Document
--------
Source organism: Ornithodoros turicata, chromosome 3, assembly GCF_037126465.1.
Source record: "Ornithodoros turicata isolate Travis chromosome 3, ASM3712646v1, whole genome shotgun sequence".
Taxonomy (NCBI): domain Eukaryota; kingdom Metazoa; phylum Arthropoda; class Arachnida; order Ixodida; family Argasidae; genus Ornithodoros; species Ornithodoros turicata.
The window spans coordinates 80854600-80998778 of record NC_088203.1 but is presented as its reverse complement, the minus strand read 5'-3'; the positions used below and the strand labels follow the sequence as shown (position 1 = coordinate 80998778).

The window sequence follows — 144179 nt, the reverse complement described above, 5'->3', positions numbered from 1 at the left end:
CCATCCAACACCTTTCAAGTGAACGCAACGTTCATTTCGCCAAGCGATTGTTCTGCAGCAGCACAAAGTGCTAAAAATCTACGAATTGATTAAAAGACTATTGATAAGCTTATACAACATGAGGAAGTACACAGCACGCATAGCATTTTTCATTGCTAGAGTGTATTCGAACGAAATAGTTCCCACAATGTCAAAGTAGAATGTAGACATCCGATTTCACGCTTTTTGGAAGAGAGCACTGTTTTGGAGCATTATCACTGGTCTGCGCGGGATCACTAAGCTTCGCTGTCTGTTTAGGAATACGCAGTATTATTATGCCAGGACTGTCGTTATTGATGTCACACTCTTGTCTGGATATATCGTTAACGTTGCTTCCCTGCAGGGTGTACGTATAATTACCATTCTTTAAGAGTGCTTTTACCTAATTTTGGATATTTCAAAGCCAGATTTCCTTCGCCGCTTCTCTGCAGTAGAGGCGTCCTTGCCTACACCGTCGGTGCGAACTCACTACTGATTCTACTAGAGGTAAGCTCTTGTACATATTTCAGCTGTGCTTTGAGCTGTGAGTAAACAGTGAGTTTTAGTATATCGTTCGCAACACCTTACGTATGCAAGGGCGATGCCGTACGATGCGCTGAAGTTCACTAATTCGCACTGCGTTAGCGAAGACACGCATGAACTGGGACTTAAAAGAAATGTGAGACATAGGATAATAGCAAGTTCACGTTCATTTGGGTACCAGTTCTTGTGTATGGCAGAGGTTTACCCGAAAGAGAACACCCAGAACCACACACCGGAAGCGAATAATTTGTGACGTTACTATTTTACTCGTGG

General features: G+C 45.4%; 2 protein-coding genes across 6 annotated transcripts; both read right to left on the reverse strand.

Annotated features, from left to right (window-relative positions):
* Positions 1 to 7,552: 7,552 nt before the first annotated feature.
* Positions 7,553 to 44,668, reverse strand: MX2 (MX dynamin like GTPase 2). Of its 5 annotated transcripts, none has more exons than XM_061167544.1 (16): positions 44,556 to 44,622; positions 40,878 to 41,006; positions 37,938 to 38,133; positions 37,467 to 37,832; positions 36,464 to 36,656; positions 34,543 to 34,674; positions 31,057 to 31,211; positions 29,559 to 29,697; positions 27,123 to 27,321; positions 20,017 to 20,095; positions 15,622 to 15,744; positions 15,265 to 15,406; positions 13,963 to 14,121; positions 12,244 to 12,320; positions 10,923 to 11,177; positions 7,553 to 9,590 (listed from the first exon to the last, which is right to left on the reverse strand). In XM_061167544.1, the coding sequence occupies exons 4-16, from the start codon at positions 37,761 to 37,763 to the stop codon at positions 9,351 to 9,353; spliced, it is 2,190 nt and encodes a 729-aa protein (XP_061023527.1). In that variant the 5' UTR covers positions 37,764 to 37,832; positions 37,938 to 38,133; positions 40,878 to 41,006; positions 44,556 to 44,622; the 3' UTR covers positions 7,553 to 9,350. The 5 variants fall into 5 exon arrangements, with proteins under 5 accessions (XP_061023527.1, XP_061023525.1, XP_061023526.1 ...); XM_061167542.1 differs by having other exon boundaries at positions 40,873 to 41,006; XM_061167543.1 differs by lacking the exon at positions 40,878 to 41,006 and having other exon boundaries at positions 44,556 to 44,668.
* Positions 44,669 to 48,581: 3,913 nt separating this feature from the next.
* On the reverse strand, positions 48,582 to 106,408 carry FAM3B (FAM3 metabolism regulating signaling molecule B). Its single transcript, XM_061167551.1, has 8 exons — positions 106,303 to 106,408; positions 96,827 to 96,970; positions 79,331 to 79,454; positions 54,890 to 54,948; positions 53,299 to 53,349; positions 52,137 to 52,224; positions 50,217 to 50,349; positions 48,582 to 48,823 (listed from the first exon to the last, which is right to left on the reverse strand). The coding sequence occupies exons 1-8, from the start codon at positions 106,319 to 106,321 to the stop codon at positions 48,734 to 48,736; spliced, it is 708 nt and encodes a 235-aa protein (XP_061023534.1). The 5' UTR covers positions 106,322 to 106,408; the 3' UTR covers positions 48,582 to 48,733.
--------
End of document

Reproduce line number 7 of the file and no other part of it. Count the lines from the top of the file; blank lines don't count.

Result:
General features: G+C 45.4%; 2 protein-coding genes across 6 annotated transcripts; both read right to left on the reverse strand.